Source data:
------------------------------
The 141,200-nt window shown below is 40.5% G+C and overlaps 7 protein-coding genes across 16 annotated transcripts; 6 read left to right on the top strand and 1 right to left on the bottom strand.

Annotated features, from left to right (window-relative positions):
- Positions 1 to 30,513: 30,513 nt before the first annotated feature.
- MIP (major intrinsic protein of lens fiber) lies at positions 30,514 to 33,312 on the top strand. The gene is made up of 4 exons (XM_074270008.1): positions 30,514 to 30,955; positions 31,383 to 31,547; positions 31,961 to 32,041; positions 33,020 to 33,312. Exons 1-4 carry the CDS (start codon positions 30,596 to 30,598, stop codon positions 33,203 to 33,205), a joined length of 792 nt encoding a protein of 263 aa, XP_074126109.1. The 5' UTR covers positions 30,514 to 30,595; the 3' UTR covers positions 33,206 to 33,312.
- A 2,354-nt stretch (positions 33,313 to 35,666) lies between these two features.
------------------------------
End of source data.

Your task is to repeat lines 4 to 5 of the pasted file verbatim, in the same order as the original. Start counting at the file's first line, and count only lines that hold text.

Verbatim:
- MIP (major intrinsic protein of lens fiber) lies at positions 30,514 to 33,312 on the top strand. The gene is made up of 4 exons (XM_074270008.1): positions 30,514 to 30,955; positions 31,383 to 31,547; positions 31,961 to 32,041; positions 33,020 to 33,312. Exons 1-4 carry the CDS (start codon positions 30,596 to 30,598, stop codon positions 33,203 to 33,205), a joined length of 792 nt encoding a protein of 263 aa, XP_074126109.1. The 5' UTR covers positions 30,514 to 30,595; the 3' UTR covers positions 33,206 to 33,312.
- A 2,354-nt stretch (positions 33,313 to 35,666) lies between these two features.